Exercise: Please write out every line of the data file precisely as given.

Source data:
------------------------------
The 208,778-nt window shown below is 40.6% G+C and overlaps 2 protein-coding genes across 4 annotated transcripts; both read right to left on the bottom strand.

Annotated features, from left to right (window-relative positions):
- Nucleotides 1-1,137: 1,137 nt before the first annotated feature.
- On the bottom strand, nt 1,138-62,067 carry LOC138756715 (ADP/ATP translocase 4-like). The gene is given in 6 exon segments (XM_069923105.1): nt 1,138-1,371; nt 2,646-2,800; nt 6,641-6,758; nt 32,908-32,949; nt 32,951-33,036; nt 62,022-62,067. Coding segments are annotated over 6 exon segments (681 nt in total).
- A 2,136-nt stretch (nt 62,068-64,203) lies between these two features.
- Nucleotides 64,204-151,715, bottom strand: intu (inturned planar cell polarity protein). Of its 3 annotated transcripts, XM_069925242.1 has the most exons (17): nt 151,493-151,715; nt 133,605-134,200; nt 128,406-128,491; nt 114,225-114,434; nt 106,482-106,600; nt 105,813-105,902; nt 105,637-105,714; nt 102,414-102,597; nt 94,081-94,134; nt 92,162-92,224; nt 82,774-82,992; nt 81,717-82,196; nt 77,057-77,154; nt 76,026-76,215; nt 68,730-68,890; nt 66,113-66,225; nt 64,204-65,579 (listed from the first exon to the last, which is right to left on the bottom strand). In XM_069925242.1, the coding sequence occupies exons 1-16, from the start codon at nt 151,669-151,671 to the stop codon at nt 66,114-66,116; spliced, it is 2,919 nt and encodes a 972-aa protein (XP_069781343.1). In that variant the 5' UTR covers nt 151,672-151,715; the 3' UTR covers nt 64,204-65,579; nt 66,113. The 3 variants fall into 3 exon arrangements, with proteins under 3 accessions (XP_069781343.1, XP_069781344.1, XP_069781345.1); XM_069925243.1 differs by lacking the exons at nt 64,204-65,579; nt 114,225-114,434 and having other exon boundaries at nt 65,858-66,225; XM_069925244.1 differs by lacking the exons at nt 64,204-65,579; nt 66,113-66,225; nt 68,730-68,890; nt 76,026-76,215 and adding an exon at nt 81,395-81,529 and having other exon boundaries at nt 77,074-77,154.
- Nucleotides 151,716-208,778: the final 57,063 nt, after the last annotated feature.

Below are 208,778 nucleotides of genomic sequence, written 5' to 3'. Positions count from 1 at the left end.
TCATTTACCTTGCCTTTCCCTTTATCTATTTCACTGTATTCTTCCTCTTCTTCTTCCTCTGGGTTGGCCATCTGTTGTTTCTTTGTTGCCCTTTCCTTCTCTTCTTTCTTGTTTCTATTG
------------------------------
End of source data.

The 208,778-nt window shown below is 40.6% G+C and overlaps 2 protein-coding genes across 4 annotated transcripts; both read right to left on the bottom strand.

Annotated features, from left to right (window-relative positions):
- Nucleotides 1-1,137: 1,137 nt before the first annotated feature.
- On the bottom strand, nt 1,138-62,067 carry LOC138756715 (ADP/ATP translocase 4-like). The gene is given in 6 exon segments (XM_069923105.1): nt 1,138-1,371; nt 2,646-2,800; nt 6,641-6,758; nt 32,908-32,949; nt 32,951-33,036; nt 62,022-62,067. Coding segments are annotated over 6 exon segments (681 nt in total).
- A 2,136-nt stretch (nt 62,068-64,203) lies between these two features.
- Nucleotides 64,204-151,715, bottom strand: intu (inturned planar cell polarity protein). Of its 3 annotated transcripts, XM_069925242.1 has the most exons (17): nt 151,493-151,715; nt 133,605-134,200; nt 128,406-128,491; nt 114,225-114,434; nt 106,482-106,600; nt 105,813-105,902; nt 105,637-105,714; nt 102,414-102,597; nt 94,081-94,134; nt 92,162-92,224; nt 82,774-82,992; nt 81,717-82,196; nt 77,057-77,154; nt 76,026-76,215; nt 68,730-68,890; nt 66,113-66,225; nt 64,204-65,579 (listed from the first exon to the last, which is right to left on the bottom strand). In XM_069925242.1, the coding sequence occupies exons 1-16, from the start codon at nt 151,669-151,671 to the stop codon at nt 66,114-66,116; spliced, it is 2,919 nt and encodes a 972-aa protein (XP_069781343.1). In that variant the 5' UTR covers nt 151,672-151,715; the 3' UTR covers nt 64,204-65,579; nt 66,113. The 3 variants fall into 3 exon arrangements, with proteins under 3 accessions (XP_069781343.1, XP_069781344.1, XP_069781345.1); XM_069925243.1 differs by lacking the exons at nt 64,204-65,579; nt 114,225-114,434 and having other exon boundaries at nt 65,858-66,225; XM_069925244.1 differs by lacking the exons at nt 64,204-65,579; nt 66,113-66,225; nt 68,730-68,890; nt 76,026-76,215 and adding an exon at nt 81,395-81,529 and having other exon boundaries at nt 77,074-77,154.
- Nucleotides 151,716-208,778: the final 57,063 nt, after the last annotated feature.

Below are 208,778 nucleotides of genomic sequence, written 5' to 3'. Positions count from 1 at the left end.
TCATTTACCTTGCCTTTCCCTTTATCTATTTCACTGTATTCTTCCTCTTCTTCTTCCTCTGGGTTGGCCATCTGTTGTTTCTTTGTTGCCCTTTCCTTCTCTTCTTTCTTGTTTCTATTG